Whether it’s a simple chatbot or a more intelligent assistant, there is some manual work to be done on the backend to “train” the technology to have relevant and authentic conversations with the contact.

For basic chatbots, users must build in a workflow for the bot to know how to engage with a contact, according to Didner. They have to know their audience and predict the types of challenges and situations they are in so they can configure the bot to answer their questions.

“On the B2B side, a lot of stuff that we do is predictable,” said Didner. “For example, when people come to our website, they probably want to find out something about a product. They want to know how to use it better or they want to talk to a salesperson. There are predictable scenarios that you can build a workflow around to facilitate that conversation.”

However, Didner emphasized that this is not a “one-and-done” type of approach. It’s important for marketers to often go back and update how the bot engages with contacts based on previous conversations and new data and insights about their audience.

“Think of email campaigns, for example, and how B2B marketers check open rates and conduct A/B testing to test subject lines and different content,” said Didner. “We send different samples and we’ll go back to see the results and then we’ll modify it. That same analogy applies to AI training. You need to set up parameters that help the AI to learn. Marketers should come back after a while and see how they are learning so they can feed the right information based on the right questions. It’s kind of like training a dog.”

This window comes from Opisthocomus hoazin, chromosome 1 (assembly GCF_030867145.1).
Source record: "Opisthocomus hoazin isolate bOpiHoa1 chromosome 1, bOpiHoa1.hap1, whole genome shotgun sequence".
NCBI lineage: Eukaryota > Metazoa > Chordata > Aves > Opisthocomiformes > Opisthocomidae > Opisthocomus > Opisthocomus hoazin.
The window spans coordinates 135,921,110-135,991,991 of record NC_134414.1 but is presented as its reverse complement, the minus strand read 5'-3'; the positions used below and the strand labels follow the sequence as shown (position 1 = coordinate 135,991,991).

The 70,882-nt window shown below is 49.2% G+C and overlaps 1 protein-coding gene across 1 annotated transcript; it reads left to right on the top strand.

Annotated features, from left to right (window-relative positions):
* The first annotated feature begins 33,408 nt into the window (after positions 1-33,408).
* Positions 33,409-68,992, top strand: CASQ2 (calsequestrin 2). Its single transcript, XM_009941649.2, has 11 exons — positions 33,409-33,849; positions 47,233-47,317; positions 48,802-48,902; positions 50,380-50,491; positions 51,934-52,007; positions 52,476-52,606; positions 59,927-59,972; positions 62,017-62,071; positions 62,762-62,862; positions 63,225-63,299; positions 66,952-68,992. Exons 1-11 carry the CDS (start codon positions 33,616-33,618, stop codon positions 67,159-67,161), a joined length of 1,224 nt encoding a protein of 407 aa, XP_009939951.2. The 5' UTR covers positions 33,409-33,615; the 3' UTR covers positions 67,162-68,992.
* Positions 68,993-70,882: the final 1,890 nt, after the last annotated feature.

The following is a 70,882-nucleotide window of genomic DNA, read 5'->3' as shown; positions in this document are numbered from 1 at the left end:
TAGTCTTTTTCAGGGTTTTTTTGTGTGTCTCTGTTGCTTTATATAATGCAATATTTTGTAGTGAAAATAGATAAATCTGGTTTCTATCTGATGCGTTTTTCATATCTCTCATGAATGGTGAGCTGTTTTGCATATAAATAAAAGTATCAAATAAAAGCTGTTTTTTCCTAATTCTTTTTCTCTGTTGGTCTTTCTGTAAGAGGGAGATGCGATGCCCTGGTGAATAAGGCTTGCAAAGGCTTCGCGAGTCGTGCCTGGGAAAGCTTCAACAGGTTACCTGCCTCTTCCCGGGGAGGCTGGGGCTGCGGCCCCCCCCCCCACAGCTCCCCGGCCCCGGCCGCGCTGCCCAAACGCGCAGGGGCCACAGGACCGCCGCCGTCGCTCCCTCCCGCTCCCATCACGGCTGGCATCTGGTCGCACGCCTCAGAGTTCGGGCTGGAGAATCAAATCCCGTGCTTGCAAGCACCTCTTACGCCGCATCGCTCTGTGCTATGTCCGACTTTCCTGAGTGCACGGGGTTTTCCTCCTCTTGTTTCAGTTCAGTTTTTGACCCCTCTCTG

More intelligent, AI-powered assistants require similar backend work, but down the line, they continue to learn with every passing conversation they have with a contact. With the AI already built-in, the bot is capable of having natural conversations with contacts through email and SMS texting.

“It takes natural language understanding and deep machine learning capabilities to not only be able to decipher what’s being said but for it to learn from the interactions it has,” said Vittal.

Platforms such as Conversica have help centers in place to direct the AI to continue to learn, as well, because experts agreed that all AI solutions should have a human involved in some way, shape or form.

“[The training desk] looks at the exchanges of messages that our assistants are having with the contacts,” said Vittal. “And should AI not be confident in how it’s either interpreting a message or how it should respond to a message, it sends an alert to the desk team to get the guidance it needs to know how to respond. Once it receives that guidance, it learns from it and therefore, the next time it happens, it gets better and smarter.”

Tasking Marketing Teams To Own The Bot For Continued Training

Given the technical components of chatbots and AI assistants, it’s quick to assume that IT should own and manage the technology. But Didner strongly believes it should be the marketing team that owns and monitors it. This allows the team to really get a strong grasp on how the technology is working, as well as learn how contacts are engaging with it. Ultimately, it enables users to better train the assistant down the road and even identify gaps in content offerings.

“I always tell my clients that if you want to train a bot, you’re marketing manager should be responsible for going back and seeing how it is performing,” she said. “Don’t push it to IT or an analyst, because if you are monitoring, you are seeing the results and it will help you learn. In theory, IT can do the job. But marketing should take the initiative to actually monitor the AI thinks and the questions that come back [from the contact]. Those questions can easily be turned to content you can create in the future.”